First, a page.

Link Between Diabetes and Cognitive Function

Link Between Diabetes and Cognitive Function

Brain’s Energy Source: Glucose

Although sugar has a bad reputation, the human brain is dependent on glucose (a type of sugar) as its primary source of energy.1,2 Neurons in the brain have one of the highest energy demands in the body and require quick and continuous glucose supply for all neuronal functions. It is estimated that the human brain consumed nearly 20% of glucose-derived energy despite taking up only about 2% of the body weight. As neuronal function is tightly linked to glucose supply, conditions that alter or negatively impact glucose metabolism can directly affect cognitive function.2


Link Between Diabetes and Brain

The relationship between diabetes and cognitive impairment is undeniable.2,3 For instance, a 2019 systematic review and meta-analysis of 144 prospective studies concluded that diabetes mellitus is associated with a 1.25-1.91 times higher risk of cognitive impairment and dementia. The trends were similar in those with prediabetes, elevated hemoglobin A1c levels, fasting and postprandial hyperglycemia (ie, high blood glucose levels), and abnormal fasting plasma insulin levels.3

The exact mechanism behind the relationship is still being studied. Diabetes is known to cause adverse changes in blood vessels through atherosclerosis (ie, buildup and hardening of cholesterol plaques) and is a known risk factor for cardiovascular disease and cerebrovascular disease such as stroke.3 Both of which are strongly associated with cognitive impairment and dementia. In addition to the unfavorable vascular changes related to diabetes, some studies suggest that hyperglycemia itself can cause neural damages, disrupt neurohormonal balances, and lead to glucotoxicity that can impair cognitive function.4 Hypoglycemia, or low blood glucose levels, can also have detrimental effects on neural capacity.2,5 Recurrent hypoglycemia associated with advanced diabetes and certain drug use can cause oxidative stress and neural inflammation that result in adverse structural and functional changes in the brain.


How Can Cognitive Function be Affected? 

In addition to increasing risk of Alzheimer’s disease and vascular dementia, diabetes can affect cognitive function in other less serious ways.6–8 Studies have shown that type 1 and type 2 diabetes mellitus may disturb cognitive function in the following areas:

  • Attention
  • Information processing speed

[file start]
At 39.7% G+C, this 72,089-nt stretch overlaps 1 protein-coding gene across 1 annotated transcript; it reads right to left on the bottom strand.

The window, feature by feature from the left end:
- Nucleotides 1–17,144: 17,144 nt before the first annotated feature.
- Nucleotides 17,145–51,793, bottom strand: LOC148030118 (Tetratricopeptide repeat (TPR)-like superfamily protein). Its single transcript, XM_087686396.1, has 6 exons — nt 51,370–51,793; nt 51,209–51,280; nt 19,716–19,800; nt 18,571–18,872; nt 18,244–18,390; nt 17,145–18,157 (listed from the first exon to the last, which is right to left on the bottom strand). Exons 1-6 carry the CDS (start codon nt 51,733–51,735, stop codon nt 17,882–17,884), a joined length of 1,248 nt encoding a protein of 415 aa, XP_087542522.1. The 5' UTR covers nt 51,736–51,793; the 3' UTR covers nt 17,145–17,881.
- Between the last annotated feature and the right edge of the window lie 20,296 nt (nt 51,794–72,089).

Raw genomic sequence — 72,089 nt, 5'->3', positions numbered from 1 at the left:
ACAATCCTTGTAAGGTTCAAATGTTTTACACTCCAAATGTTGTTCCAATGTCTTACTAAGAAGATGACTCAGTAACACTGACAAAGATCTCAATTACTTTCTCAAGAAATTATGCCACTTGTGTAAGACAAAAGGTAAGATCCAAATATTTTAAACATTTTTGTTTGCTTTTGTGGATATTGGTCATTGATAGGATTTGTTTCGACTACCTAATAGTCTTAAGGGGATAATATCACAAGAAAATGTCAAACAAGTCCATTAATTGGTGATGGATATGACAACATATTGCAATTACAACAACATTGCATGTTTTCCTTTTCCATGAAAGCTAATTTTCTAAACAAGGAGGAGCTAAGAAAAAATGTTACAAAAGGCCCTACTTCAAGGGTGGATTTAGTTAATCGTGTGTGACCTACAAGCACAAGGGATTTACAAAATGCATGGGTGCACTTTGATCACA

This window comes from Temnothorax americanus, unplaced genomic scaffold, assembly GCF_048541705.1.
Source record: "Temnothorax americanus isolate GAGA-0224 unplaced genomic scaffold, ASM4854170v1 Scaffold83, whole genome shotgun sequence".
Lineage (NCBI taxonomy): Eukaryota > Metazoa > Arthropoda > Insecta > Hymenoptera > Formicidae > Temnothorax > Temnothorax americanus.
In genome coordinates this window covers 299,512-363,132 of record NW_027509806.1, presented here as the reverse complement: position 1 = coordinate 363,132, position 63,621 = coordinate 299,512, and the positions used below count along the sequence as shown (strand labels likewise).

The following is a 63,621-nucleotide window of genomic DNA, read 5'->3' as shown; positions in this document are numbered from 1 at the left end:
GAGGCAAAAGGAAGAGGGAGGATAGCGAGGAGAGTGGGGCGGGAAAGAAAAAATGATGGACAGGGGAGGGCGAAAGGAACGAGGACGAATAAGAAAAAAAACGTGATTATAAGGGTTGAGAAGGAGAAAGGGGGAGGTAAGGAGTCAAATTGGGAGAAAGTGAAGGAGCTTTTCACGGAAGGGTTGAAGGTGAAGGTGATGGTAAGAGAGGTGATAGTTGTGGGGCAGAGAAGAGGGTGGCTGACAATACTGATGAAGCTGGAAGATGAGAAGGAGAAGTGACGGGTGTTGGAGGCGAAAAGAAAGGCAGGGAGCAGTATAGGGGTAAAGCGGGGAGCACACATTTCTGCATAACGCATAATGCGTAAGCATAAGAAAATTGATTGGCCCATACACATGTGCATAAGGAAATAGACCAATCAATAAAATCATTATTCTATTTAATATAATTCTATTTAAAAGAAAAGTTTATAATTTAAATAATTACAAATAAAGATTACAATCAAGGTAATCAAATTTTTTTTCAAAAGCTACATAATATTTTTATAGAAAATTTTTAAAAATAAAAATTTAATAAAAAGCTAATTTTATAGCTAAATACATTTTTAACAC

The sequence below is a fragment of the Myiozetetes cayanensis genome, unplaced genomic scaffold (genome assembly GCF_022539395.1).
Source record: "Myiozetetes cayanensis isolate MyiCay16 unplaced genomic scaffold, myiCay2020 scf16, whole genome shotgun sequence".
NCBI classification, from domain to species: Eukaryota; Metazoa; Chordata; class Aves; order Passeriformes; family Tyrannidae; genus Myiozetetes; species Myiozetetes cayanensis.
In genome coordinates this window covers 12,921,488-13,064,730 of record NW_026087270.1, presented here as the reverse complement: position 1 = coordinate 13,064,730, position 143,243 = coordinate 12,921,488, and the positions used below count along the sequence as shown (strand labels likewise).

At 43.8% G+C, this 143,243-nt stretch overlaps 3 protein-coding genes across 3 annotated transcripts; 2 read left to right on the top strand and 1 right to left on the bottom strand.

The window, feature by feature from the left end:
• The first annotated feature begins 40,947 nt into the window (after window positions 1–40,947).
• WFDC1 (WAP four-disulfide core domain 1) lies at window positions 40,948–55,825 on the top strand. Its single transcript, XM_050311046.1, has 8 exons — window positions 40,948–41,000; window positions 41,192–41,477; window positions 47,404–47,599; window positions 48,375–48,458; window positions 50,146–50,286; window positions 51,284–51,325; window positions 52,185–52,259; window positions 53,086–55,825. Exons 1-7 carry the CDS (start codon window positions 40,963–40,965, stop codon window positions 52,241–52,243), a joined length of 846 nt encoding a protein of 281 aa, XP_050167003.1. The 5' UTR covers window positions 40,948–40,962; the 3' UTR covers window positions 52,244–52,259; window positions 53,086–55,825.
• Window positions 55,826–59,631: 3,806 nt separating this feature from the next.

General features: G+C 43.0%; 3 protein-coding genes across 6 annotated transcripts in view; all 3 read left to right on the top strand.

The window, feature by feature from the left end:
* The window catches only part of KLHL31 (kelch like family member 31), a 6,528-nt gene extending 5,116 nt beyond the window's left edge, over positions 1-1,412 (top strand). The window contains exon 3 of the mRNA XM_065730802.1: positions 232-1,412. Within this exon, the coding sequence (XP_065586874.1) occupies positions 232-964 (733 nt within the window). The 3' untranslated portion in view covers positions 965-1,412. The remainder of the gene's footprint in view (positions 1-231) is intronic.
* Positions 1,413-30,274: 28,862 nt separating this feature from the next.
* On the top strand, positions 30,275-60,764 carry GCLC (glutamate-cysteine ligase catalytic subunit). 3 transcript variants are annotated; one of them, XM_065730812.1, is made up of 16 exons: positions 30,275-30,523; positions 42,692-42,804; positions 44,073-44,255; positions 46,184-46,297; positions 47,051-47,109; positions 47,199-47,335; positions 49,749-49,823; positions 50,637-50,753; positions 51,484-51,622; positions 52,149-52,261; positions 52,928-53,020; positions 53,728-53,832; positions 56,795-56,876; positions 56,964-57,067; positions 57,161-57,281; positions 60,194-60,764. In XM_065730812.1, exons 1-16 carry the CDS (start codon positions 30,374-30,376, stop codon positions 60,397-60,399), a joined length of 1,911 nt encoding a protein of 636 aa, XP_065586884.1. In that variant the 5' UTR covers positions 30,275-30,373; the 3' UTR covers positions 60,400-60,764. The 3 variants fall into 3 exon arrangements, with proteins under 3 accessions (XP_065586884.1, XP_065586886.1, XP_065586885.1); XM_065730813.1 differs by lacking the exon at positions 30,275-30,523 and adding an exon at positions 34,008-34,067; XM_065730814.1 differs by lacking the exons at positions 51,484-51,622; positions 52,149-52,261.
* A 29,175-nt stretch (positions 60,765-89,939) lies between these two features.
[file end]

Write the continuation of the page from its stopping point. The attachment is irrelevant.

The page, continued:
• Executive function
  • Memory
  • Verbal fluency
  • Learning
  • Psychomotor efficiency
  • Mental flexibility
  • Visuospatial function


Maintain a Healthy Lifestyle & Ask for Support  

Eating a healthy diet, engaging in regular exercise, monitoring blood glucose levels, adhering to medication plan, managing hypoglycemia, and getting routine checkups are all important in the management of diabetes.5 Maintaining a healthy lifestyle and achieving glycemic targets are critical to cognitive health, as is with other diabetes-related complications. It is important to note that those who already experience cognitive impairment may have hinderances in performing the daily self-care required for diabetes management. They may experience poor compliance with lifestyle and medication recommendations and have worse glycemic outcomes and more hypoglycemic episodes. Health care providers, family members, and caregivers should provide adequate support to individuals with cognitive impairment to receive proper care.


1. Mergenthaler P, Lindauer U, Dienel GA, Meisel A. Sugar for the Brain: The Role of Glucose in Physiological and Pathological Brain Function. Trends Neurosci. 2013;36(10):587-597. doi:10.1016/j.tins.2013.07.001
2. Sebastian MJ, Khan SK, Pappachan JM, Jeeyavudeen MS. Diabetes and Cognitive Function: An Evidence-Based Current Perspective. World J Diabetes. 2023;14(2):92-109. doi:10.4239/wjd.v14.i2.92
3. Xue M, Xu W, Ou YN, et al. Diabetes Mellitus and Risks of Cognitive Impairment and Dementia: A Systematic Review and Meta-Analysis of 144 Prospective Studies. Ageing Res Rev. 2019;55:100944. doi:10.1016/j.arr.2019.100944
4. Pignalosa FC, Desiderio A, Mirra P, et al. Diabetes and Cognitive Impairment: A Role for Glucotoxicity and Dopaminergic Dysfunction. Int J Mol Sci. 2021;22(22):12366. doi:10.3390/ijms222212366
5. Management of Adults With Diabetes and Cognitive Problems | Diabetes Spectrum | American Diabetes Association. Accessed January 11, 2024.
6. Moheet A, Mangia S, Seaquist E. Impact of Diabetes on Cognitive Function and Brain Structure. Ann N Y Acad Sci. 2015;1353:60-71. doi:10.1111/nyas.12807
7. Zilliox LA, Chadrasekaran K, Kwan JY, Russell JW. Diabetes and Cognitive Impairment. Curr Diab Rep. 2016;16(9):87. doi:10.1007/s11892-016-0775-x
8. Kodl CT, Seaquist ER. Cognitive Dysfunction and Diabetes Mellitus. Endocr Rev. 2008;29(4):494-511. doi:10.1210/er.2007-0034



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